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Feud: Capote vs the Swans review – the starriest TV show in living memory forgets to be fun
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Feud: Capote vs the Swans review – the starriest TV show in living memory forgets to be fun

What. The hell. Happened? You’ve got writer, raconteur and bon vivant Truman Capote. You’ve got his Swans, the impossibly rich and glamorous socialites of 50s, 60s and 70s Manhattan he befriended – which means you’ve got 50s, 60s and 70s Manhattan to play with too – and you’ve got the fabulous feud between them that erupted when he inexplicably, publicly, irretrievably betrayed them. You’ve got a cast to die for. Tom Hollander as Capote, Naomi Watts, Diane Lane, Chloë Sevigny and Calista Flockhart as the Swans (and Demi Moore as “peafowl at best” according to Capote, always as vicious as he could be charming, with Molly Ringwald and Treat Williams in the mix too). Gus Van Sant directs most of the eight episodes. And executive producing the whole thing (adapted by playwright Jon Robin Baitz from Laurence Leamer’s book Capote’s Women: A True Story of Love, Betrayal, and a Swan Song for an Era) is Ryan Murphy. His list of hits includes Nip/Tuck (Grey’s Anatomy on crack), Glee (Glee on crack), the American Crime Story anthology that gave us the bingeable but astute The People v OJ Simpson and The Assassination of Gianni Versace, 12 gloriously bananas seasons of American Horror Story (Murder House, Asylum, Coven, Freak Show – need I go on?) All of which have rightly established him as the high priest of camp television.

Given so little to work with … Tom Hollander as Truman Capote in Feud: Capote vs the Swans.View image in fullscreen

His latest endeavour, Feud: Capote vs the Swans, should be the perfect companion piece to yet another Murphy hit – 2017’s Feud: Bette and Joan, which had Susan Sarandon and Jessica Lange taking lumps out of each other and the scenery as they played out the lavishly baroque hatred between screen legends Davis and Crawford. And yet it is a dud. Albeit a dud that opens well, with Capote rushing to the rescue of his favourite Swan Babe Paley (Watts), who has discovered the latest of her serially unfaithful husband Bill’s (Williams) affairs via the mistress deliberately leaving menstrual bloodstains all over the marital bed and upholstery. Capote administers Valium, scotch and advice to turn her pain and Bill’s guilt into the acquisition of a Gauguin that Princess Margaret has her eye on. Soothed, she drifts off to sleep by his side.

Thereafter we are quickly introduced to the steely Slim Keith (Lane), who married up and far away from her origins in “Rustfuck, California”, the more blue-blooded CZ Guest (Sevigny) and wannabe Ann Woodward (Moore), whom Capote delights in tormenting as much as he fawns over the rest. But soon after that – and, crucially, too soon for us to have got the true measure of these relationships – we arrive at the moment in 1975 which ignites the feud that lasts until the writer’s death-by-drink a decade later.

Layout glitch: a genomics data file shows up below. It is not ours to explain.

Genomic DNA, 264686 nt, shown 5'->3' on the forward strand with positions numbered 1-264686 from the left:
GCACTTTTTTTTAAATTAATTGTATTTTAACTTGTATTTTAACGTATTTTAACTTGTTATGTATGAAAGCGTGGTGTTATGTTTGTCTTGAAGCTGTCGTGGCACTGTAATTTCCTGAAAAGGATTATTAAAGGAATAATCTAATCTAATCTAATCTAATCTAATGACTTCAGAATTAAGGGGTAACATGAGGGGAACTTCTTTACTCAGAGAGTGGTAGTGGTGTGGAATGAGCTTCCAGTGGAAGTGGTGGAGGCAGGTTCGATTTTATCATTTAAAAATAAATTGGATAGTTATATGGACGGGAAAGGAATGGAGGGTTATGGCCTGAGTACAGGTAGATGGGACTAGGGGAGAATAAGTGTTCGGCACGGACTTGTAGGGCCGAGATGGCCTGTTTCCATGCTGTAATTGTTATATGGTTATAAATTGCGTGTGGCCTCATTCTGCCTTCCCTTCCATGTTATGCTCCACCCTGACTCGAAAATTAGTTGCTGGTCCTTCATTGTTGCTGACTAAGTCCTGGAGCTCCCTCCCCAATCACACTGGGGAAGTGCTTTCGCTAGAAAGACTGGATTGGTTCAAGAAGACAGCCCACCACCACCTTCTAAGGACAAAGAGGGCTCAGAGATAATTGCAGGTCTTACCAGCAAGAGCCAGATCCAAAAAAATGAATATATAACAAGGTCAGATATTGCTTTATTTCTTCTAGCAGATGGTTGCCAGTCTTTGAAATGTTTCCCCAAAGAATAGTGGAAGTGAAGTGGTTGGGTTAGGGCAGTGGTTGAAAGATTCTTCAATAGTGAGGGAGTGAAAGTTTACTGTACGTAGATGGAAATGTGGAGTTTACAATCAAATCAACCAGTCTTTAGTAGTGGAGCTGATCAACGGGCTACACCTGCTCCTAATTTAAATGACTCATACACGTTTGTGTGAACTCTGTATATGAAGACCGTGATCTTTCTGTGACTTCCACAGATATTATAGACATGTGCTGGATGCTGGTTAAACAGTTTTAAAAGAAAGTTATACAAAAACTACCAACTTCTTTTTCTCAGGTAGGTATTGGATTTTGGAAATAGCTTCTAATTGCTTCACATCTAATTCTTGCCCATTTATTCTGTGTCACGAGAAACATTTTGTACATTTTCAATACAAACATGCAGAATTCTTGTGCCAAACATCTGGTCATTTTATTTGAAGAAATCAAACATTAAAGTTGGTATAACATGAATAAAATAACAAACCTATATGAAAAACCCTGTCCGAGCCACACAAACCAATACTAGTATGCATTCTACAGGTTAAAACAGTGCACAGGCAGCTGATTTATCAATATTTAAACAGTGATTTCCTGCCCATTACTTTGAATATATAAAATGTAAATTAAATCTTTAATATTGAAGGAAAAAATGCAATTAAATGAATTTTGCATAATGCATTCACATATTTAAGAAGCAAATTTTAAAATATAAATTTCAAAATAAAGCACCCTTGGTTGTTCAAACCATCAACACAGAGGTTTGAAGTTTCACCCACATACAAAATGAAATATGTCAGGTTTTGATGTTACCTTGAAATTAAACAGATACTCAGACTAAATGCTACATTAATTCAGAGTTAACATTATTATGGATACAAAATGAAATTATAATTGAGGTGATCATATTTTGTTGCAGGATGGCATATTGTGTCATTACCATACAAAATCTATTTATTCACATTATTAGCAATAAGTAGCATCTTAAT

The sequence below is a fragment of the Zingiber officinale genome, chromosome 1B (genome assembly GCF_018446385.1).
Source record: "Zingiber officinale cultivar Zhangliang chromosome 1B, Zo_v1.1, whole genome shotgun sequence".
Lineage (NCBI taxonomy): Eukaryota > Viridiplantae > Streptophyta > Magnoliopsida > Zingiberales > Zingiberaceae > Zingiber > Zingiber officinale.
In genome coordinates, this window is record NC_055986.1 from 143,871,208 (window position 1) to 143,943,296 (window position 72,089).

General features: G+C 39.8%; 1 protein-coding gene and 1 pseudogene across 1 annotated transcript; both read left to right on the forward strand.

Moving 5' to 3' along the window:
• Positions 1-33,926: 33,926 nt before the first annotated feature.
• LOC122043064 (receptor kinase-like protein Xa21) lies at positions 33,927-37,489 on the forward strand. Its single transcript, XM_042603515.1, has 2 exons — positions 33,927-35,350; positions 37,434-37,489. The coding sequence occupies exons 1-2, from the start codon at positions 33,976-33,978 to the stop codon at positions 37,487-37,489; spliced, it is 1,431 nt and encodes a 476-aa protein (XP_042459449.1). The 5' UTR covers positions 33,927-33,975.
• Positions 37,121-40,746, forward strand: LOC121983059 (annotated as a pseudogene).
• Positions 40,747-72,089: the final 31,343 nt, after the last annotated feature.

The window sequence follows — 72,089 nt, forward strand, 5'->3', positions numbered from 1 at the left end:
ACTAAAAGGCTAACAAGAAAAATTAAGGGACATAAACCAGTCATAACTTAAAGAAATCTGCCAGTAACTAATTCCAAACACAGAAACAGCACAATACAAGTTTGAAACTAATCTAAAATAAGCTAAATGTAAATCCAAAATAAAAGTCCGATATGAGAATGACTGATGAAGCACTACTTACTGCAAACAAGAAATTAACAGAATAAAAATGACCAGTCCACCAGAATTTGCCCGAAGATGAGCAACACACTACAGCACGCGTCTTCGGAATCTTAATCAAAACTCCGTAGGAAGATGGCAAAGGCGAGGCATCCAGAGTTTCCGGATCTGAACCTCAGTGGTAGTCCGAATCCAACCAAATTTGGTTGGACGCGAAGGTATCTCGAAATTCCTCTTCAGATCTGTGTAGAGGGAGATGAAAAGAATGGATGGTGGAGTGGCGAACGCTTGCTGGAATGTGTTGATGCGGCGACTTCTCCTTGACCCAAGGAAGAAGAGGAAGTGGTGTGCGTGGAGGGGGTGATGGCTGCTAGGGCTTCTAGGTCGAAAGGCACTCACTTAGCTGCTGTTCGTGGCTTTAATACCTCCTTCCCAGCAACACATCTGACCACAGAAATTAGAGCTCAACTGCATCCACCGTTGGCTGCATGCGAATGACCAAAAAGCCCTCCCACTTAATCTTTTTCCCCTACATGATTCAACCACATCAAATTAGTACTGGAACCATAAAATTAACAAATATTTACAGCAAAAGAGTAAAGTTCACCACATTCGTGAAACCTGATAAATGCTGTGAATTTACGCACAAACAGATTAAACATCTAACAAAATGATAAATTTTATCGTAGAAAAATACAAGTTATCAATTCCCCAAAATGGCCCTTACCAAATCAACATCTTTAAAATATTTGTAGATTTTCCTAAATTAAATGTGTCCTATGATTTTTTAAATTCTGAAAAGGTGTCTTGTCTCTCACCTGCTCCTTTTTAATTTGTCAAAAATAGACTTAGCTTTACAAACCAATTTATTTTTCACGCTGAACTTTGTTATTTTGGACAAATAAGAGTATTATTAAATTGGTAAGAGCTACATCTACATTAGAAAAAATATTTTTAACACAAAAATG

Esquire magazine publishes an excerpt from his forthcoming “masterpiece” (never in fact finished) Answered Prayers. It is a barely fictionalised account of the Swans’ gilded lives and dirty secrets, including Paley’s sanguinary humiliation. They close ranks and freeze Capote out. And, really – that’s it. There is no major movement from then on. The timeline jumps around to try to obscure this. We flash back to Capote’s heyday, forward to an (imagined and ill-judged) meeting with James Baldwin, wherein Baldwin tells him, utterly incredibly, that his truth-telling piece about elite lives is “his slave revolt”, interspersing all with scenes between Capote and his various (frequently abusive) lovers.

Calista Flockhart as Lee Radziwill. CR: Pari Ducovic/FXView image in fullscreen

But if ever there was a story that would benefit from simple linear telling, it’s this one. Without a holistic sense of the group and the nuances of their bonds it becomes impossible to judge whether their 10 years of isolating Capote was admirable sorority or terrible cruelty. The women – each of whose biographies would supply a lifetime’s worth of dramas and documentaries, especially once Flockhart turns up as Jackie O’s jealousy-wracked sister Lee Radziwill – are virtually indistinguishable from each other and exist only as satellites to Capote. Hollander is wonderful in the part (as are all the women in theirs, as far as they go). But they are working with so little. Ideas are floated but never developed. Maybe Capote published his piece because that’s what writers do – Graham Greene’s “splinter of ice in the heart” at play. Maybe misogyny, jealousy or both fuelled him. Maybe it was revenge for the way society shunned his mother (played by Jessica Lange as if she had just popped across from American Horror Story, which is fun but jarring). Maybe he saw that he was an exception to their otherwise intact homophobic prejudices. Maybe it was just a huge drunken mistake by a raging alcoholic as Capote was by then. But nothing is followed through, no conclusions drawn, no coherence provided.

Above all, it simply isn’t fun. Lange aside, it isn’t even camp. It’s cautious, dry, almost worthy in parts (the Swans are much given to anachronistic sounding soundbites about men’s power and women’s suffering) with a handful of good lines scattered about. Just enough to spike your flagging interest and keep hope alive that the Murphy magic will arrive. But it never does.

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Source: theguardian.com